A person looking at their car owner's manual.
Owner’s manuals have a wealth of helpful information for car owners.

When Should I Change My Car Brakes?

As a general best practice, we recommend having your mechanic check your brake pads at least once a year. They’ll be able to tell you when you should spring for a replacement. 

You may also want your mechanic to check more than just the pads. Roughly every two years, you’ll want to flush your brake fluid. Brake fluid is a vital part of the braking system, so staying up-to-date with fluid replacements is incredibly important. Unfortunately, brake fluid is also highly toxic, so relying on a mechanic to change it will generally serve you better than attempting a fluid flush and re-up yourself.

To monitor the health of your brake pads, keep an eye (and ear) out for the following:

  • A “screech” while braking. Brakes may “squeak” if the pedal can use some oil, but when squeaks become squeals, it’s time to take your car to a mechanic. Brake pad manufacturers specifically design brakes to “screech” as a warning for drivers, so don’t ignore it!
  • Vibrations while braking. Vibration while braking can indicate rotor warping or damage, which typically requires rotor resurfacing or replacement to fix. 
  • “Soft” braking. If you need to press the pedal more than you’re used to for results or your brakes feel less responsive, take your car in for a check-up. “Soft” brakes could signify issues in the master cylinder, brake lines, or degraded brake fluid, so ask your mechanic to check the entire braking system. 
  • Listing to one side while braking. If your car lists left or right when you brake, it’s possible that your calipers aren’t working quite right.

Paying attention to your brakes – and taking your car in if you think something’s wrong – will help you (and everyone around you) stay safe on the road. 

A picture of a mechanic checking a car's brakes to determine how brakes work.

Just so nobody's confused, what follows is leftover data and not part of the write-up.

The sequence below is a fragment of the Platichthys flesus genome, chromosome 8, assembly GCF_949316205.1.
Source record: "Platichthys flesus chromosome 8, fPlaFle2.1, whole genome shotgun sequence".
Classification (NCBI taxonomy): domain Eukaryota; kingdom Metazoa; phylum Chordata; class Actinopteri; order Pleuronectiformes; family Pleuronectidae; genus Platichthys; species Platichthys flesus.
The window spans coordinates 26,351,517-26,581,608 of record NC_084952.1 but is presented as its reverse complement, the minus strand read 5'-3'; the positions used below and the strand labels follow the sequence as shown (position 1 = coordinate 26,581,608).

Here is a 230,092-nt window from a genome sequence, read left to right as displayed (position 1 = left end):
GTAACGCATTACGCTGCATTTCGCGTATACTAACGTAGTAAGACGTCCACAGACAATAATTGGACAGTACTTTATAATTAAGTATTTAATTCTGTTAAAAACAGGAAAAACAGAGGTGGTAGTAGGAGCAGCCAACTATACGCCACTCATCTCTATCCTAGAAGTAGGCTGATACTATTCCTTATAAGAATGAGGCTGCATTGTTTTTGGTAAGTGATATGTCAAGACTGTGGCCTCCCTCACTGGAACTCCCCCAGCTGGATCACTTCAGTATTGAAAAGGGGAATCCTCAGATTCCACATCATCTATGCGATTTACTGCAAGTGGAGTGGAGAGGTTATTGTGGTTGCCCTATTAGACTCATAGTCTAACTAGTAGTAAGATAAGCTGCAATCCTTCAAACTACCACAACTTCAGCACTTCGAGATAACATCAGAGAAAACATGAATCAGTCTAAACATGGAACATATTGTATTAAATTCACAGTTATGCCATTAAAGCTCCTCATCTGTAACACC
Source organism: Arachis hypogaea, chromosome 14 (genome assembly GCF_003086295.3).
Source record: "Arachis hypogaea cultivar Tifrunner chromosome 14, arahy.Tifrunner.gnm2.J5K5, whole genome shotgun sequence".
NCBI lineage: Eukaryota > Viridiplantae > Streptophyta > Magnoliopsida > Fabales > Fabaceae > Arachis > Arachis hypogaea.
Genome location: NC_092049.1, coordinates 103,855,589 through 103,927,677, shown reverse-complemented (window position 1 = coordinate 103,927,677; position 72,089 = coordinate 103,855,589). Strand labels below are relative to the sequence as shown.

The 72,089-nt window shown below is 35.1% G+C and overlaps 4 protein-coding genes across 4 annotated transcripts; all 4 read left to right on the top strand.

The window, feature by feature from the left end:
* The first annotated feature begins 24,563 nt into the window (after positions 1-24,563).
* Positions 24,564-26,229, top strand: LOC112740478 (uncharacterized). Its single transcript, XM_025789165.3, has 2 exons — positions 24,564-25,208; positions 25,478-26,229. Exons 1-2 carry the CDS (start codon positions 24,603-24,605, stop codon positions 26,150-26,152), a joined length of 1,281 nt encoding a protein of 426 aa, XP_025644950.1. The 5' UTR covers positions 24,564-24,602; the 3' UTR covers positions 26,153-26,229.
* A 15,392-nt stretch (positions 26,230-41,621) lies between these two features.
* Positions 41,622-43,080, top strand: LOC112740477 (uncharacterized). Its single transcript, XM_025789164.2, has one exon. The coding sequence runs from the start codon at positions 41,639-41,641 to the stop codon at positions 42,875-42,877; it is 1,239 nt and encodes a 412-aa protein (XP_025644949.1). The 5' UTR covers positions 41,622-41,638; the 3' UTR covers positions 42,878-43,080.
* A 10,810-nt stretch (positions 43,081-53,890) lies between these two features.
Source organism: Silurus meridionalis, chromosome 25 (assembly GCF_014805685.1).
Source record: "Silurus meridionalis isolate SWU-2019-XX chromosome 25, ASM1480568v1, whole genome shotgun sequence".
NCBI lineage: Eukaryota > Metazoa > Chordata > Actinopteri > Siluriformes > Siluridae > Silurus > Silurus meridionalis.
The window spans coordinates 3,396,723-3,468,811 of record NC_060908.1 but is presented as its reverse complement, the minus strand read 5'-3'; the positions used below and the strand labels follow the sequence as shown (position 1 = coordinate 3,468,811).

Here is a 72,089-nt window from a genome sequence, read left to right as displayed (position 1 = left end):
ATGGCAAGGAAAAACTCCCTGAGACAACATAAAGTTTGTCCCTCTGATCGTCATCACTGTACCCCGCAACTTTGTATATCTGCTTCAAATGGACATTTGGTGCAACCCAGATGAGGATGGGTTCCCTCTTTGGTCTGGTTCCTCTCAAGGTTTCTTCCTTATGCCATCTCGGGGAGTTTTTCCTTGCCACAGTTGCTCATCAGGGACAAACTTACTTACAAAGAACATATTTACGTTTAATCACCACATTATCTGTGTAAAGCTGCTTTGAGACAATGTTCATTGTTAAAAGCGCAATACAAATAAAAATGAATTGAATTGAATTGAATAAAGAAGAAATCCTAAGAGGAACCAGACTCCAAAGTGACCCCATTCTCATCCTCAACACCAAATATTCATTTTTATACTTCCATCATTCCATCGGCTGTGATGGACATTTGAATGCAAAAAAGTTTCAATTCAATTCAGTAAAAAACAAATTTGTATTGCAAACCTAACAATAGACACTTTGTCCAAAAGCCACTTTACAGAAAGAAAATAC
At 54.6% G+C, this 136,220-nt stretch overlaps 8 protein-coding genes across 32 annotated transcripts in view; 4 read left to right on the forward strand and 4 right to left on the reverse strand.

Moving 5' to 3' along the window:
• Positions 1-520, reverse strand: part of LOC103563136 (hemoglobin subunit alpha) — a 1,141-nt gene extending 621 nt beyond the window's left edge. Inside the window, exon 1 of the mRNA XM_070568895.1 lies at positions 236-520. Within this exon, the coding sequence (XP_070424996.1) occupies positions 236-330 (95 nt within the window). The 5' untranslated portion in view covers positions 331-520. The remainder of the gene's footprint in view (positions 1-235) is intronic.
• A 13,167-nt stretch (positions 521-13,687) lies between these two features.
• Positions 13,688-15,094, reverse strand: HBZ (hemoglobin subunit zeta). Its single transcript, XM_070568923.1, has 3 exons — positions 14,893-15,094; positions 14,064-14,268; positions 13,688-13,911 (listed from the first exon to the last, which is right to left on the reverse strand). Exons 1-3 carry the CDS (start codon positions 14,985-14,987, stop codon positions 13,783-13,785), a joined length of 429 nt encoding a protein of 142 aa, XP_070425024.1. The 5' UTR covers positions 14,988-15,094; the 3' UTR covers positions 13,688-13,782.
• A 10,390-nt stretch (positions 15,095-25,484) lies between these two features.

Taking your car in if you notice issues with your brakes helps you stay safe on the road.

How Can I Make My Brakes Last Longer? 

If you want to get the most out of your brakes, consider:

  • Driving the speed limit. The faster you go, the more energy your brakes have to dissipate – and the faster they’ll wear out. 
  • Practicing good brake maintenance. Following the steps we’ve listed – like checking the quality of your pads and flushing your brake fluid biannually – will help other brake parts last longer.
  • Going for a slow stop. Sudden stops put a lot of stress on your brakes. The more time you take to stop, the less your brakes have to work – and wear out.
  • Applying pressure one pedal at a time. Driving with one foot on the gas and the other on the breaks tends to result in drivers “pulsing” their brakes a lot. As a result, playing the pedals with one foot often results in longer-lasting brakes. 
  • Keeping it light. The heavier your car is, the more your brakes have to work to stop it, so keeping your car light can help preserve your brakes. 

There you have it! A rundown of how cars brake, from parts to brake care tips and tricks. Interested in learning more about caring for your car? Stay tuned to the Carvana blog!